What’s the best way to hit the ground running at a new football club? How about scoring just four minutes into your debut.
Well that’s exactly what AFC Wimbledon striker Joe Pigott did when he found the back of the net in the Dons’ 2-0 home victory over Blackpool, following his move from National League side Maidstone United.
Joe’s 14 goals for The Stones this season made him a target amongst a host of league clubs, with Neal Ardley winning the race for the 24-year-old.
And although he may only be one game in, the League One outfit seem to have made a very wise investment.
THE EARLY YEARS
Charlton Athletic were the first club to spot Joe’s talents but he entered the academy set-up later than the majority of players in the professional game.
“I’ve always been quite a late bloomer,” said Joe. “I joined the club at 16 and went on from there.
“I got picked up, playing for my local side called Corinthians playing in the Kent League as a striker.
“I guess becoming a professional was always a dream as a kid; isn’t it every kid’s dream? But I was just having fun and playing football with my mates and I was lucky enough to make it my career. Hopefully it continues!
“I can’t say everything clicked one day, it’s just been a gradual build-up. As I said, I was quite a late bloomer, and was late coming in to the academy. I just focused on improving every day.”
The 6ft forward performed well at youth level for The Addicks where, under the guidance of now Luton Town boss Nathan Jones, his abilities were rewarded with a professional contract in 2012.
Joe had to wait until the start of the following season to get his chance in the senior side but he passed it with flying colours by scoring in a 4-0 win against Oxford United in the League Cup on his professional debut.
LEARNING THE GAME
Despite a perfect start, opportunities became difficult to come by at the South London club so, like a number of young players, Joe started to seek game time elsewhere.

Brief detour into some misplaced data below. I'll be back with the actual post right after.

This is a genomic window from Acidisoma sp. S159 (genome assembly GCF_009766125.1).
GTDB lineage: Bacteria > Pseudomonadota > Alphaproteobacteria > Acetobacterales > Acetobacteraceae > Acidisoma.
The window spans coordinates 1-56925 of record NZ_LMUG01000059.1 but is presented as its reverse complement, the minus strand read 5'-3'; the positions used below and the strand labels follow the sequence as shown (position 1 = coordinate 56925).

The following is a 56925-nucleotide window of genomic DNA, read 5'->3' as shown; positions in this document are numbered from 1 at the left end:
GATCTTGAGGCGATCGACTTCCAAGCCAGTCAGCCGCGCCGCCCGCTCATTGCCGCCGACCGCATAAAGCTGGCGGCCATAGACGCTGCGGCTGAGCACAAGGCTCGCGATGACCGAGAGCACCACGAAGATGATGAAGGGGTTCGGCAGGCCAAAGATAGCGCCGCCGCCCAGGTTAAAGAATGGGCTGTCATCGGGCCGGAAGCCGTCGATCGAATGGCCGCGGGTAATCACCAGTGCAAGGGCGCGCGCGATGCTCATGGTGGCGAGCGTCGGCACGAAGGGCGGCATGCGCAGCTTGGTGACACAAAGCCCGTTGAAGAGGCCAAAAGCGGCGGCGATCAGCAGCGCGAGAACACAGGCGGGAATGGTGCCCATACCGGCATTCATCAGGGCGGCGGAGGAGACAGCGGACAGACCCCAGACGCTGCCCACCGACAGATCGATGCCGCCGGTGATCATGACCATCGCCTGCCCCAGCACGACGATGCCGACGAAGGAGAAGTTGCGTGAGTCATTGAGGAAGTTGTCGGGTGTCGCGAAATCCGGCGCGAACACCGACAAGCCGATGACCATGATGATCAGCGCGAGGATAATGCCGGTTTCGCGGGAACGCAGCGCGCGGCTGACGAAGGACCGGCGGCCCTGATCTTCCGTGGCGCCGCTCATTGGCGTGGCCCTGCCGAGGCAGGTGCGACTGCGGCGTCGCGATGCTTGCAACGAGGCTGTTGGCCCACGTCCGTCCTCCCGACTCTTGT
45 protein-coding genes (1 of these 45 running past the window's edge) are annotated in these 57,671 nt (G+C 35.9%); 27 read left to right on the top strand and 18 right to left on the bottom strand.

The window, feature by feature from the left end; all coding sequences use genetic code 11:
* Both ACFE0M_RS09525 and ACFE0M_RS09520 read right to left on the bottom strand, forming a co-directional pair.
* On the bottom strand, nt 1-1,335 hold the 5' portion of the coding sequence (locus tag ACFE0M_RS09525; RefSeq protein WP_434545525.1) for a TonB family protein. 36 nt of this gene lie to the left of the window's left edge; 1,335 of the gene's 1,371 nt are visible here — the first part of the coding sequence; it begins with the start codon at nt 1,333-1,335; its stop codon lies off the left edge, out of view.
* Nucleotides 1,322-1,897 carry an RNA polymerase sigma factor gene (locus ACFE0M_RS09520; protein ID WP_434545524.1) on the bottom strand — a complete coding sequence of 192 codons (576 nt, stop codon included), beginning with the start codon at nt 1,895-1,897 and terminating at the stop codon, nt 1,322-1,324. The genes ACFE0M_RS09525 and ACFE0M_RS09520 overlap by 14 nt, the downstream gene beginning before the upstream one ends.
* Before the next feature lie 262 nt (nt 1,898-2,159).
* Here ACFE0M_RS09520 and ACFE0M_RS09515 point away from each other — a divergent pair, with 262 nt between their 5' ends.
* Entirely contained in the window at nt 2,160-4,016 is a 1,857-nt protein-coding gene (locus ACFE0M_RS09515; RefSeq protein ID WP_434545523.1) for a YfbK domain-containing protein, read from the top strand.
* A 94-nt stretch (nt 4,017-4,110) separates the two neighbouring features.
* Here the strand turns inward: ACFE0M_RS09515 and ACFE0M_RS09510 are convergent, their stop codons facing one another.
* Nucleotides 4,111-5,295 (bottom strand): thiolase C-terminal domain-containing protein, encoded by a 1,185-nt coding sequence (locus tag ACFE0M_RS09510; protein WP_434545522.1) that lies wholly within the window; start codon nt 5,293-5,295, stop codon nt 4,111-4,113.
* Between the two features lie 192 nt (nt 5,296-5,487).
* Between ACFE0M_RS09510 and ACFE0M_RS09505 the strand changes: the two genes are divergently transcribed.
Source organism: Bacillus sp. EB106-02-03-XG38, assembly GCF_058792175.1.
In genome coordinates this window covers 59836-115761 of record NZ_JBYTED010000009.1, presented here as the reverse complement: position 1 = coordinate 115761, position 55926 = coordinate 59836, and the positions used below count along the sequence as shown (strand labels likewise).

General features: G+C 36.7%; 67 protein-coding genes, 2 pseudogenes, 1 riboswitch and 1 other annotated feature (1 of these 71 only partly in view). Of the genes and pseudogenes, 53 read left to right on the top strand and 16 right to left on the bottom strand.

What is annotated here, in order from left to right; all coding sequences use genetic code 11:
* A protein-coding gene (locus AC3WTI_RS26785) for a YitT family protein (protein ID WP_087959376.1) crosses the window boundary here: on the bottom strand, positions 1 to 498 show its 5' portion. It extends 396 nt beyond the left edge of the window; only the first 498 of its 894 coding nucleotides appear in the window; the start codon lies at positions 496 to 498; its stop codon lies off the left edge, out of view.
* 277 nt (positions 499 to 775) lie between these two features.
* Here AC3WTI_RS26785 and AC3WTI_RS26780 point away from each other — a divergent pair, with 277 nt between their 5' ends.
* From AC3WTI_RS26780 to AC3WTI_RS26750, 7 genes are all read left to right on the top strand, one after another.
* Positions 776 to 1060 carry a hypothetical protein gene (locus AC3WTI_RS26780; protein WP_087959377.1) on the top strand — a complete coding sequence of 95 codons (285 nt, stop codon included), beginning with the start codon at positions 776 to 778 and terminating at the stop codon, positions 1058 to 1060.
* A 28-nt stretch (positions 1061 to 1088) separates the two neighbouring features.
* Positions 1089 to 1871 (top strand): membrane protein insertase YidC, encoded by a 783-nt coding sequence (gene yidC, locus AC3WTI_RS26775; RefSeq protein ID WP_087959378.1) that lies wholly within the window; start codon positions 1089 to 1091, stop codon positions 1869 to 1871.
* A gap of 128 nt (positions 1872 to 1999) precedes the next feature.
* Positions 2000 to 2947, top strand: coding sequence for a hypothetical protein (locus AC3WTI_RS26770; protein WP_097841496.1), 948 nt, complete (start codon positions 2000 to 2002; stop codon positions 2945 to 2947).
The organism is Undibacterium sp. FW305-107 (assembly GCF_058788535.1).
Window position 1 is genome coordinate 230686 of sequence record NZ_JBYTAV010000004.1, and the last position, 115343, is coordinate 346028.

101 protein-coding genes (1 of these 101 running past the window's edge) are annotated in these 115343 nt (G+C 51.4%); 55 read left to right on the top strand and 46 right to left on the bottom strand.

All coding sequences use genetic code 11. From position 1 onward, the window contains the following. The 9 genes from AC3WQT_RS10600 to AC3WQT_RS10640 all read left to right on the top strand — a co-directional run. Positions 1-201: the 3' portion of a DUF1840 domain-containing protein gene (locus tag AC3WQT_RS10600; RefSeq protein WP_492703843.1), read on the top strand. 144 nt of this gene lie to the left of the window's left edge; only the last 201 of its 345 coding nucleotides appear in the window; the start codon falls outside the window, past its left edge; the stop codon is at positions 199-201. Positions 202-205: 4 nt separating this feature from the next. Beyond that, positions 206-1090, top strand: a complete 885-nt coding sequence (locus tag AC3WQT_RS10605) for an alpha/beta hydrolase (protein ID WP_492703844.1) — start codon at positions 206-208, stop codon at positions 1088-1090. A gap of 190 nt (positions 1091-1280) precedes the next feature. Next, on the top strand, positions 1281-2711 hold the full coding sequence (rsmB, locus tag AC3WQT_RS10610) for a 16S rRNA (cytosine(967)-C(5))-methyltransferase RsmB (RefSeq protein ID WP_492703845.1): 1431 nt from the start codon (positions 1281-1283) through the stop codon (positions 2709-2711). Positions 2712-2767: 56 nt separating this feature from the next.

This kick-started a string of mixed loan moves to a number of League Two clubs, including Gillingham, Newport County, Southend United and Luton Town.
“I enjoyed the experiences, but they were definitely tough.
“I guess they were beneficial when I look back now but there was quite a bit of frustration there when I wasn’t amongst the goals and not playing as much as I wanted to.
“I was just learning the game, and managed to play under different managers and coaches which helped me a lot.”
When discussing strikers you often hear phrases such as ‘minutes on the pitch’ and ‘a good run of games’, things that were clearly very important to Joe in the early part of his career.
In order to be able to achieve those goals, he had to willingly ply his trade further down the footballing pyramid. But after benefiting from his experiences, the goal-getter urges more young prospects to follow in his footsteps.
“I feel that I always want to play somewhere and dropping down the leagues was a good way to do it because it really benefited me to get the game time,” he said.
“Hopefully more people will look at me and are willing to do the same.”
The highlight of those temporary deals no doubt came at Southend United where, it’s fair to say, the name Joe Pigott will live long in the memory of Shrimpers fans.